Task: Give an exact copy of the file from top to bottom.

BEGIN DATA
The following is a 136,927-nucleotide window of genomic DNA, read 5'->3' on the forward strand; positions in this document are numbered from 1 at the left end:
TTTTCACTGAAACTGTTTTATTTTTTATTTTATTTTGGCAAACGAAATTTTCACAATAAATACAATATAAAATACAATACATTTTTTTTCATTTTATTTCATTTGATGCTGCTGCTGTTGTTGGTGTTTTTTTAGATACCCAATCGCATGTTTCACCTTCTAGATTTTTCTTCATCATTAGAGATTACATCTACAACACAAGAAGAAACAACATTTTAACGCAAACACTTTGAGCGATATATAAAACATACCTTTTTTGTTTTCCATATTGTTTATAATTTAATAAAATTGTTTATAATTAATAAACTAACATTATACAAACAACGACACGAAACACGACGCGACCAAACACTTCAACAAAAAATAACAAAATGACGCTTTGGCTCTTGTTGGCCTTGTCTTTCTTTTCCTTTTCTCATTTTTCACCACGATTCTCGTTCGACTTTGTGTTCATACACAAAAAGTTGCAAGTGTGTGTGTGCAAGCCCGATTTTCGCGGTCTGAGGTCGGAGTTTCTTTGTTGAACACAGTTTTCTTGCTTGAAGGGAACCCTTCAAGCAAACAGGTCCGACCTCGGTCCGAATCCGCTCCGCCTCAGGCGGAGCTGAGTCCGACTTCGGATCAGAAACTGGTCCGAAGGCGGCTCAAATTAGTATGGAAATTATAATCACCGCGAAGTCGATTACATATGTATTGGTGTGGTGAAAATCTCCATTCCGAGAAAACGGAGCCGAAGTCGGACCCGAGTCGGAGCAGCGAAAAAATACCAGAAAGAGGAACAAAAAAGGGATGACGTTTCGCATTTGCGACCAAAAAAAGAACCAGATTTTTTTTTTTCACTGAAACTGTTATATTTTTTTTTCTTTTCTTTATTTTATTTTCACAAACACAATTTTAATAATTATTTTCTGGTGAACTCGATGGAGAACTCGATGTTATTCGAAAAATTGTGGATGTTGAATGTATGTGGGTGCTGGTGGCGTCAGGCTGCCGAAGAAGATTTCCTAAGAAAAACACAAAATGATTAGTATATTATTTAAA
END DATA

The following is a 136,927-nucleotide window of genomic DNA, read 5'->3' on the forward strand; positions in this document are numbered from 1 at the left end:
TTTTCACTGAAACTGTTTTATTTTTTATTTTATTTTGGCAAACGAAATTTTCACAATAAATACAATATAAAATACAATACATTTTTTTTCATTTTATTTCATTTGATGCTGCTGCTGTTGTTGGTGTTTTTTTAGATACCCAATCGCATGTTTCACCTTCTAGATTTTTCTTCATCATTAGAGATTACATCTACAACACAAGAAGAAACAACATTTTAACGCAAACACTTTGAGCGATATATAAAACATACCTTTTTTGTTTTCCATATTGTTTATAATTTAATAAAATTGTTTATAATTAATAAACTAACATTATACAAACAACGACACGAAACACGACGCGACCAAACACTTCAACAAAAAATAACAAAATGACGCTTTGGCTCTTGTTGGCCTTGTCTTTCTTTTCCTTTTCTCATTTTTCACCACGATTCTCGTTCGACTTTGTGTTCATACACAAAAAGTTGCAAGTGTGTGTGTGCAAGCCCGATTTTCGCGGTCTGAGGTCGGAGTTTCTTTGTTGAACACAGTTTTCTTGCTTGAAGGGAACCCTTCAAGCAAACAGGTCCGACCTCGGTCCGAATCCGCTCCGCCTCAGGCGGAGCTGAGTCCGACTTCGGATCAGAAACTGGTCCGAAGGCGGCTCAAATTAGTATGGAAATTATAATCACCGCGAAGTCGATTACATATGTATTGGTGTGGTGAAAATCTCCATTCCGAGAAAACGGAGCCGAAGTCGGACCCGAGTCGGAGCAGCGAAAAAATACCAGAAAGAGGAACAAAAAAGGGATGACGTTTCGCATTTGCGACCAAAAAAAGAACCAGATTTTTTTTTTTCACTGAAACTGTTATATTTTTTTTTCTTTTCTTTATTTTATTTTCACAAACACAATTTTAATAATTATTTTCTGGTGAACTCGATGGAGAACTCGATGTTATTCGAAAAATTGTGGATGTTGAATGTATGTGGGTGCTGGTGGCGTCAGGCTGCCGAAGAAGATTTCCTAAGAAAAACACAAAATGATTAGTATATTATTTAAA